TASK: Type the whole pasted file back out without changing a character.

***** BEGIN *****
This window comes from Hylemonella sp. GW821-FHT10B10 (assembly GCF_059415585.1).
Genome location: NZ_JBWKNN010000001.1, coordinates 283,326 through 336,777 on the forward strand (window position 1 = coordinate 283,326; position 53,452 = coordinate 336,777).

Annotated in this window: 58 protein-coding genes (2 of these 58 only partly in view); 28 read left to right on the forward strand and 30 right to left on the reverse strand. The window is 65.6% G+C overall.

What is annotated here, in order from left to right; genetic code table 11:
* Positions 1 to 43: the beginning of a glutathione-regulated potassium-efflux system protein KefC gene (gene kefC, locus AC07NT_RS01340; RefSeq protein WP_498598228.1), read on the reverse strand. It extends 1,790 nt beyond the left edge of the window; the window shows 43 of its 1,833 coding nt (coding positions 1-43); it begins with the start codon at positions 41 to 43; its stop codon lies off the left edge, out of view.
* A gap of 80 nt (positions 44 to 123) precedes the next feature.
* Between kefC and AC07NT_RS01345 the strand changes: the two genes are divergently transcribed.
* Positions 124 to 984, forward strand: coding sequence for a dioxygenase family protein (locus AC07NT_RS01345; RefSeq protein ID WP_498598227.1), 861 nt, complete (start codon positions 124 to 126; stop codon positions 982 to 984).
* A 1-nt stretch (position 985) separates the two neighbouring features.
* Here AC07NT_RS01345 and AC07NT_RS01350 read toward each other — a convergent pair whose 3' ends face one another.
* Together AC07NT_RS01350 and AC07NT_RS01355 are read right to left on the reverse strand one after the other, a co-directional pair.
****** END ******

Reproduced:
This window comes from Hylemonella sp. GW821-FHT10B10 (assembly GCF_059415585.1).
Genome location: NZ_JBWKNN010000001.1, coordinates 283,326 through 336,777 on the forward strand (window position 1 = coordinate 283,326; position 53,452 = coordinate 336,777).

Annotated in this window: 58 protein-coding genes (2 of these 58 only partly in view); 28 read left to right on the forward strand and 30 right to left on the reverse strand. The window is 65.6% G+C overall.

What is annotated here, in order from left to right; genetic code table 11:
* Positions 1 to 43: the beginning of a glutathione-regulated potassium-efflux system protein KefC gene (gene kefC, locus AC07NT_RS01340; RefSeq protein WP_498598228.1), read on the reverse strand. It extends 1,790 nt beyond the left edge of the window; the window shows 43 of its 1,833 coding nt (coding positions 1-43); it begins with the start codon at positions 41 to 43; its stop codon lies off the left edge, out of view.
* A gap of 80 nt (positions 44 to 123) precedes the next feature.
* Between kefC and AC07NT_RS01345 the strand changes: the two genes are divergently transcribed.
* Positions 124 to 984, forward strand: coding sequence for a dioxygenase family protein (locus AC07NT_RS01345; RefSeq protein ID WP_498598227.1), 861 nt, complete (start codon positions 124 to 126; stop codon positions 982 to 984).
* A 1-nt stretch (position 985) separates the two neighbouring features.
* Here AC07NT_RS01345 and AC07NT_RS01350 read toward each other — a convergent pair whose 3' ends face one another.
* Together AC07NT_RS01350 and AC07NT_RS01355 are read right to left on the reverse strand one after the other, a co-directional pair.